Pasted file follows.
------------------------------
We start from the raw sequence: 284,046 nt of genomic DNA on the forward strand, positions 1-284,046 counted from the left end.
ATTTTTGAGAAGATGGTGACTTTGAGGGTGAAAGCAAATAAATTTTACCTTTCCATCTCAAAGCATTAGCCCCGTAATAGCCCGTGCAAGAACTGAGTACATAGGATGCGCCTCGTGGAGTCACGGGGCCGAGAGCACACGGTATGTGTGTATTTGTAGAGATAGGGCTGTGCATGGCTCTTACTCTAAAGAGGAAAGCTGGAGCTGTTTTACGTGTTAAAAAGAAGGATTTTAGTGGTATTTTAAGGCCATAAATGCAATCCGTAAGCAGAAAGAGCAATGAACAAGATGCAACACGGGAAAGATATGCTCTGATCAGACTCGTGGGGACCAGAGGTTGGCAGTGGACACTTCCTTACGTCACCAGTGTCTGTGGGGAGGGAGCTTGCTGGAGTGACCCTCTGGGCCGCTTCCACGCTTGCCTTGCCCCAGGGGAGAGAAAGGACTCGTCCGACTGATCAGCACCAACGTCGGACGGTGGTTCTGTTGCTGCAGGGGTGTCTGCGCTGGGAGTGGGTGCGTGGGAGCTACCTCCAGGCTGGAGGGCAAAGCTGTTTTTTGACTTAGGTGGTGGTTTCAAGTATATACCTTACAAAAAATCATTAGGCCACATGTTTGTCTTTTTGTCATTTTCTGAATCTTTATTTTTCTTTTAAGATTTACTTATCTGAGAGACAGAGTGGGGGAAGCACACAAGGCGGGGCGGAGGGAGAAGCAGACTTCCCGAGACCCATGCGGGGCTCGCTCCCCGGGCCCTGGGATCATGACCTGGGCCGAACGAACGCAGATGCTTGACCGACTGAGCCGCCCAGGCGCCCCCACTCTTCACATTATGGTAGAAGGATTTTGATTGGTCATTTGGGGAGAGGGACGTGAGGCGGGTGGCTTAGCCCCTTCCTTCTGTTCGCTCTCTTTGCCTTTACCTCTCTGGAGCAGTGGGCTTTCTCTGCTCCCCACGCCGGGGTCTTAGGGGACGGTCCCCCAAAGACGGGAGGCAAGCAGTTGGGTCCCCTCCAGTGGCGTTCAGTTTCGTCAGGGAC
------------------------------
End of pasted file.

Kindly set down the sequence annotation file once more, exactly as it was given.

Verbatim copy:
We start from the raw sequence: 284,046 nt of genomic DNA on the forward strand, positions 1-284,046 counted from the left end.
ATTTTTGAGAAGATGGTGACTTTGAGGGTGAAAGCAAATAAATTTTACCTTTCCATCTCAAAGCATTAGCCCCGTAATAGCCCGTGCAAGAACTGAGTACATAGGATGCGCCTCGTGGAGTCACGGGGCCGAGAGCACACGGTATGTGTGTATTTGTAGAGATAGGGCTGTGCATGGCTCTTACTCTAAAGAGGAAAGCTGGAGCTGTTTTACGTGTTAAAAAGAAGGATTTTAGTGGTATTTTAAGGCCATAAATGCAATCCGTAAGCAGAAAGAGCAATGAACAAGATGCAACACGGGAAAGATATGCTCTGATCAGACTCGTGGGGACCAGAGGTTGGCAGTGGACACTTCCTTACGTCACCAGTGTCTGTGGGGAGGGAGCTTGCTGGAGTGACCCTCTGGGCCGCTTCCACGCTTGCCTTGCCCCAGGGGAGAGAAAGGACTCGTCCGACTGATCAGCACCAACGTCGGACGGTGGTTCTGTTGCTGCAGGGGTGTCTGCGCTGGGAGTGGGTGCGTGGGAGCTACCTCCAGGCTGGAGGGCAAAGCTGTTTTTTGACTTAGGTGGTGGTTTCAAGTATATACCTTACAAAAAATCATTAGGCCACATGTTTGTCTTTTTGTCATTTTCTGAATCTTTATTTTTCTTTTAAGATTTACTTATCTGAGAGACAGAGTGGGGGAAGCACACAAGGCGGGGCGGAGGGAGAAGCAGACTTCCCGAGACCCATGCGGGGCTCGCTCCCCGGGCCCTGGGATCATGACCTGGGCCGAACGAACGCAGATGCTTGACCGACTGAGCCGCCCAGGCGCCCCCACTCTTCACATTATGGTAGAAGGATTTTGATTGGTCATTTGGGGAGAGGGACGTGAGGCGGGTGGCTTAGCCCCTTCCTTCTGTTCGCTCTCTTTGCCTTTACCTCTCTGGAGCAGTGGGCTTTCTCTGCTCCCCACGCCGGGGTCTTAGGGGACGGTCCCCCAAAGACGGGAGGCAAGCAGTTGGGTCCCCTCCAGTGGCGTTCAGTTTCGTCAGGGAC